Izzy sprawled in her lawn chair, holding hands with Mark and trading gossip about the latest acquisition of the local polygamist, while they waited for the sheriff. Rolex, Izzy’s bay-and-white paint, and Sally, Mark’s long, tall buckskin mare, were saddled up and tied to Mark’s trailer.
At ten a streamer of dust on the horizon announced the arrival of the local constabulary. Smudge Iverson was already red-faced and out of breath as he lowered his considerable heft from the county’s old stock truck to the ground. He’d brought along one of his three deputies, a scarred and wiry Cree named Fenton Welch. Their horses stomped in the rack, eager to get out and get on with it.
“Porta,” the sheriff rasped, apparently unwilling to waste any additional effort to shake hands. Mark had told Izzy that Iverson informed him in their most recent professional conversation that he was no different than his constituents in the matter of their position on Washington D.C. and its most visible presence in the Breaks, the Bureau of Land Management.
“What did he really say?”
Mark shrugged “The BLM can just suck on it."
Izzy watched Smudge examine her in a guy way, chest first, then crotch. Then he looked again, in reverse order. “Hey, Smudge . . . .” She resisted the temptation to ask him if he’d like her to turn around so he could check out her ass.
“Izzy,” Iverson rasped, ignoring her to deal with Mark. “What’s this, Porta? You bringin a date to a body search?”
Despite herself, Izzy laughed. Everyone in Hilger County knew that she and Mark were doing more than sniffing around each other. After all, they were high-profile individuals—Izzy resented because she inherited a big spread in a part of the world where there wasn’t enough ranch to go around for even the male heirs of these old families, Mark reviled because he worked for the land-grabbing socialist government that was trying to confiscate their property so rich liberals on the Coasts could have even more playground in the Big Empty.
“She’s here in an official capacity,” Mark told the sheriff.
“Welch will take all the pictures we need,” Iverson rasped. “You know we cain’t take no civilians along.”
She went to her saddle bag and came back with her badge. The BLM office in Lewistown had issued the shield to her after Mark convinced his bosses that her knowledge of the Upper Breaks qualified her to be sworn in on the Castel case as a special deputy ranger.
“Ain’t no civilians round here,” she said. Iverson took the badge and poked it with what seemed to her an unwholesome gesture.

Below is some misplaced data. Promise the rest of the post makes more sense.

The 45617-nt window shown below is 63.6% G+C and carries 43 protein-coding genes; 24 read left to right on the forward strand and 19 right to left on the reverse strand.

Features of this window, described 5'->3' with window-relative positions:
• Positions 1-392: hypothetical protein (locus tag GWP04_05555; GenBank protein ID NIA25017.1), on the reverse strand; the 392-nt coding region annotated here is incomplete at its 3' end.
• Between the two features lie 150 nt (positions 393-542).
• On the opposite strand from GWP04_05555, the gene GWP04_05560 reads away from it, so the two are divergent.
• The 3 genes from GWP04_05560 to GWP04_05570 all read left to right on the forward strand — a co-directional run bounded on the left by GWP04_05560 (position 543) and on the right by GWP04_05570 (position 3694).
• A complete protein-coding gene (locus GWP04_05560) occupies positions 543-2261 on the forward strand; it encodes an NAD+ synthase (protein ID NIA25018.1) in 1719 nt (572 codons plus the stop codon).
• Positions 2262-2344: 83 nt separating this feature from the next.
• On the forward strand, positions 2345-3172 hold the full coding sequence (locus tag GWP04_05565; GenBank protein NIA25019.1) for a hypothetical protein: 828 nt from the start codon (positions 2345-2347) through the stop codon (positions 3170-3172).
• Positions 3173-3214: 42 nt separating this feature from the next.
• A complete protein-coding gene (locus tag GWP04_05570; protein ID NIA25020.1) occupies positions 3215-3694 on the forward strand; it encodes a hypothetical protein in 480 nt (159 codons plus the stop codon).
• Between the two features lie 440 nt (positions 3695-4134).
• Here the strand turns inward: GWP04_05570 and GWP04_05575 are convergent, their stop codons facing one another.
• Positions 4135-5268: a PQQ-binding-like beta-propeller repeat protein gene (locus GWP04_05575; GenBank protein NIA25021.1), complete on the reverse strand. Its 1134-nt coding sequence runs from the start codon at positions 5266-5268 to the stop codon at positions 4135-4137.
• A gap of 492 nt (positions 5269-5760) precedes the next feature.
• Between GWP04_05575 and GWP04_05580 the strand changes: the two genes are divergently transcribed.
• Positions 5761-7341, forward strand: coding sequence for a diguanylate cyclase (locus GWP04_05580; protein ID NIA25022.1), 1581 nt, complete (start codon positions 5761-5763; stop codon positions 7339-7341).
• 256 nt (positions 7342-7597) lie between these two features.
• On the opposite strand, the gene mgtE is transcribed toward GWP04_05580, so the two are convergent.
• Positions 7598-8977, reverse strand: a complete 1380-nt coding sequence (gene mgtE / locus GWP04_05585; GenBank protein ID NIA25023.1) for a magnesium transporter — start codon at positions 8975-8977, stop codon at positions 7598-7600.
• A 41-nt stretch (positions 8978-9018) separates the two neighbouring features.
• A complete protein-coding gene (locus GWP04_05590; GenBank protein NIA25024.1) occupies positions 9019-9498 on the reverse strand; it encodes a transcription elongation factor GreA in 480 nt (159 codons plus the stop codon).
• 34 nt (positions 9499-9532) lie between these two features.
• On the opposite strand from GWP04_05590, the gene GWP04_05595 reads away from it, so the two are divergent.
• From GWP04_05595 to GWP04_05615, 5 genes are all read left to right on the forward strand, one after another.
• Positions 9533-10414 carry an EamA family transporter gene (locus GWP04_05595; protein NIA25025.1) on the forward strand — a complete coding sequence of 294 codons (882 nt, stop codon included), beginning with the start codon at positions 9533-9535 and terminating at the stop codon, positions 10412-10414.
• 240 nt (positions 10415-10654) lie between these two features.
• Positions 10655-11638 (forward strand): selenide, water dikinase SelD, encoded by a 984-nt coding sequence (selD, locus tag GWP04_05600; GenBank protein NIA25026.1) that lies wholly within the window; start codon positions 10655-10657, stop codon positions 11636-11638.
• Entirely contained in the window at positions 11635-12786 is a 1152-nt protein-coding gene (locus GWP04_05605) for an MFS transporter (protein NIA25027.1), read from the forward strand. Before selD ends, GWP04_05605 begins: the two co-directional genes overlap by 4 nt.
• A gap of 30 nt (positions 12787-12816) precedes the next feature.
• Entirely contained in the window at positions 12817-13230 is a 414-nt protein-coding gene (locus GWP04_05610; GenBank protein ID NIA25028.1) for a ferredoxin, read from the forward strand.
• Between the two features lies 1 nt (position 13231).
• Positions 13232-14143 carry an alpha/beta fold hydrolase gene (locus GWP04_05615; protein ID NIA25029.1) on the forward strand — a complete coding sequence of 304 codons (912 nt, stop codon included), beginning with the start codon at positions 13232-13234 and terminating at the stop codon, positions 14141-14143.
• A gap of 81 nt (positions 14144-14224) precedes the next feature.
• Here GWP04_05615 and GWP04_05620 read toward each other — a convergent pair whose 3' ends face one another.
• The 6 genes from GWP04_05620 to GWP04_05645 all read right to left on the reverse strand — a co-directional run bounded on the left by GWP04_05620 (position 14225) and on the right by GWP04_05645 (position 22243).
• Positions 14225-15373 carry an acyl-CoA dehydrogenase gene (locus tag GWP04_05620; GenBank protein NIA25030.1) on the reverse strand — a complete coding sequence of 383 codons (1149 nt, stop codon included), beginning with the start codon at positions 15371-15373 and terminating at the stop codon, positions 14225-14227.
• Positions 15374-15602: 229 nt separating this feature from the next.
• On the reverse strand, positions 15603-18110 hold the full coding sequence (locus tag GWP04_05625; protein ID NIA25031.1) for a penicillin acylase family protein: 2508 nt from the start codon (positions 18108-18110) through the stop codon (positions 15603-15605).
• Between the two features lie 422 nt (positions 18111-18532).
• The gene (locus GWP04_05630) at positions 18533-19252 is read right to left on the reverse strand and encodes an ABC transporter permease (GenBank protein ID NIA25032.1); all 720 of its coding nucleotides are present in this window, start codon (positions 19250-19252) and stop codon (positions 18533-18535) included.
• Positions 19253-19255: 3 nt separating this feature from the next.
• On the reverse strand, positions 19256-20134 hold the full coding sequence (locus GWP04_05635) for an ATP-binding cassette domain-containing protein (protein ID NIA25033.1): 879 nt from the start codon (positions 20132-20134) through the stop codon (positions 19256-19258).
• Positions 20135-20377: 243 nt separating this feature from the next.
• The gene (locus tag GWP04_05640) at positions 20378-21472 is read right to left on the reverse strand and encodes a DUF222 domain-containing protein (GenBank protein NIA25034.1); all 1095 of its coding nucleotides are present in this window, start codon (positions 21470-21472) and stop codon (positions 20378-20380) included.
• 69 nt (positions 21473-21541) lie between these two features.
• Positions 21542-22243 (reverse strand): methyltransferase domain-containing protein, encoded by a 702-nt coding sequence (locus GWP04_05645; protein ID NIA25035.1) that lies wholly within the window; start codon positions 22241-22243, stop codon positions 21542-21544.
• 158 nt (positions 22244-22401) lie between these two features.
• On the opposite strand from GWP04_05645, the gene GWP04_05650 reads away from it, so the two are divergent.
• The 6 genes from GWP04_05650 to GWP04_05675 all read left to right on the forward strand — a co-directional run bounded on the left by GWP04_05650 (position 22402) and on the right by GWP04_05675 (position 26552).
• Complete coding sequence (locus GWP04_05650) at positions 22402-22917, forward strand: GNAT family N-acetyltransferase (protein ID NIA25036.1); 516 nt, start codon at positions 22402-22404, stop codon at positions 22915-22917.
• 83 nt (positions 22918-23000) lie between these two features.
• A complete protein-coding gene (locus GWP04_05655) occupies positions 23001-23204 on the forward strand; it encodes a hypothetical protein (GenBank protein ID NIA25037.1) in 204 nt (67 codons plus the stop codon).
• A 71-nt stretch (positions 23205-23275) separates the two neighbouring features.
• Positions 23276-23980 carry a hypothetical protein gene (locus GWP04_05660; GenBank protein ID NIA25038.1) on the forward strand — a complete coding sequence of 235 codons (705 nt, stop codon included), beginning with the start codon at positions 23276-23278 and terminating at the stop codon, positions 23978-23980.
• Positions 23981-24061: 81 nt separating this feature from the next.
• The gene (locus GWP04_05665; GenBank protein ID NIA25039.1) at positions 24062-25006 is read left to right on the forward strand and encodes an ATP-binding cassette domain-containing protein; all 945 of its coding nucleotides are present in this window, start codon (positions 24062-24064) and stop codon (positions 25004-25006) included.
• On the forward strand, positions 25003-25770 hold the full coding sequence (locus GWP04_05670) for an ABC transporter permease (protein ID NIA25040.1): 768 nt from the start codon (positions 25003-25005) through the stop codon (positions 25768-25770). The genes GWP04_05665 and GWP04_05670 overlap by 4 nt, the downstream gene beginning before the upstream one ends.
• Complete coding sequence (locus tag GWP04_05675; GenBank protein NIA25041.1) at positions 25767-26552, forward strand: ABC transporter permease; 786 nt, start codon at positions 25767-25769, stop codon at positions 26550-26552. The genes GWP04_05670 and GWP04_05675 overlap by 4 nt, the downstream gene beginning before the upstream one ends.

“Well, fuck me and the horse I rode in on.”
Izzy tapped her index finger on her lips. “Tempting. But how about just the horse?”
Being There First.
Because I was raised in a building that previously sheltered turkeys, the news that I am actually a blueblood came as quite a shock. No, I can’t trace my people to the Bourbons, the House of Tudor, the Kennedy’s or even the Osmonds. But it is a fact that in 1866 my great-grandfather, trembling with greed, joined a rush of equally foul-smelling fools who galloped off in the dead of winter from Last Chance Gulch in what is now Helena to the Sun River Country—where Charles M. Russell would set his paintings of cowboys and Indians—after some frontier wit spread a bogus rumor of gold. The date of the Sun River Stampede is important because it establishes that old Thomas Moran had set up housekeeping before 1869 in what would become the Treasure State. And that accident of history qualified me to join our premier organization of vintage names—the Sons and Daughters of Montana Pioneers.
As the date of my induction in Helena approached I got a little bit jumpy. First, would the other Sons and Daughters be snooty? After all, although Thomas Moran possessed determination and courage, he wasn’t exactly a fine gentleman. Before he made his way to Montana he had fled Ireland, was rejected for service in the Civil War, and sailed off in a snit to San Francisco, where he milked cows for a living.
But Kitty, my wife, reminded me that most of the citizens who founded this high, wide and handsome place were also scum. In fact, she and her four sisters, who had likewise been accepted into the Pioneers, claimed as their legacy a thief who built a minor fortune stealing cattle from his employers, and who lost it because he couldn’t stop getting married.
But my other anxiety was more vexing. The keynote speaker would be Stephen Ambrose, the best-selling author of Band of Brothers
and Undaunted Courage
, a history of the Lewis and Clark Expedition. I had just published an article in a magazine about a long journey of my own, playing golf and drinking vodka along the Lewis and Clark Trail from Great Falls to St. Charles, Missouri. To say that my account was not an academic treatment would be kind. In it, for example, I had described the explorers as carnivorous, murderous barbarians, and deduced that Meriweather Lewis was a homosexual who’d been having an affair with Peter Cruzatte, one of his men, both of whom were deeply into leather. I had further hypothesized that when Cruzatte shot Lewis in the butt during an elk hunt in North Dakota the assault had been intentional, the result of a lovers’ spat, and not accidental, as Lewis had claimed.